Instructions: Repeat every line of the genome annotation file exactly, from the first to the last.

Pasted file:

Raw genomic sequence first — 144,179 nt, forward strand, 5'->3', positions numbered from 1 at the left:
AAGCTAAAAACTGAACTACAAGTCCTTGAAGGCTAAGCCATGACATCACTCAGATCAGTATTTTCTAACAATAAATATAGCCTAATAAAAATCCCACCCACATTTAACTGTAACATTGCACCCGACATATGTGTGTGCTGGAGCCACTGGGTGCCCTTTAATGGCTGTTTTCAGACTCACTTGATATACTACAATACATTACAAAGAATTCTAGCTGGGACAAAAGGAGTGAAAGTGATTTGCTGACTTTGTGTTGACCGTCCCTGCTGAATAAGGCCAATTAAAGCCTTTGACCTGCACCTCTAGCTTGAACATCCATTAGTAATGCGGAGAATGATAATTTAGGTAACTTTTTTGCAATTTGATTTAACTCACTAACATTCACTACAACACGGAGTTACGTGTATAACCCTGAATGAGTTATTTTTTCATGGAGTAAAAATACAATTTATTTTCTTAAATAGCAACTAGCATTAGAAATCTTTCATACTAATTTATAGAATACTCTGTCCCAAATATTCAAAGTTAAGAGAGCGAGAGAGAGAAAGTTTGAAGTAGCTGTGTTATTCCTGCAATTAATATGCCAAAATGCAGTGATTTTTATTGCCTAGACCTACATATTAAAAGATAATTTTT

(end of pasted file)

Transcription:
Raw genomic sequence first — 144,179 nt, forward strand, 5'->3', positions numbered from 1 at the left:
AAGCTAAAAACTGAACTACAAGTCCTTGAAGGCTAAGCCATGACATCACTCAGATCAGTATTTTCTAACAATAAATATAGCCTAATAAAAATCCCACCCACATTTAACTGTAACATTGCACCCGACATATGTGTGTGCTGGAGCCACTGGGTGCCCTTTAATGGCTGTTTTCAGACTCACTTGATATACTACAATACATTACAAAGAATTCTAGCTGGGACAAAAGGAGTGAAAGTGATTTGCTGACTTTGTGTTGACCGTCCCTGCTGAATAAGGCCAATTAAAGCCTTTGACCTGCACCTCTAGCTTGAACATCCATTAGTAATGCGGAGAATGATAATTTAGGTAACTTTTTTGCAATTTGATTTAACTCACTAACATTCACTACAACACGGAGTTACGTGTATAACCCTGAATGAGTTATTTTTTCATGGAGTAAAAATACAATTTATTTTCTTAAATAGCAACTAGCATTAGAAATCTTTCATACTAATTTATAGAATACTCTGTCCCAAATATTCAAAGTTAAGAGAGCGAGAGAGAGAAAGTTTGAAGTAGCTGTGTTATTCCTGCAATTAATATGCCAAAATGCAGTGATTTTTATTGCCTAGACCTACATATTAAAAGATAATTTTT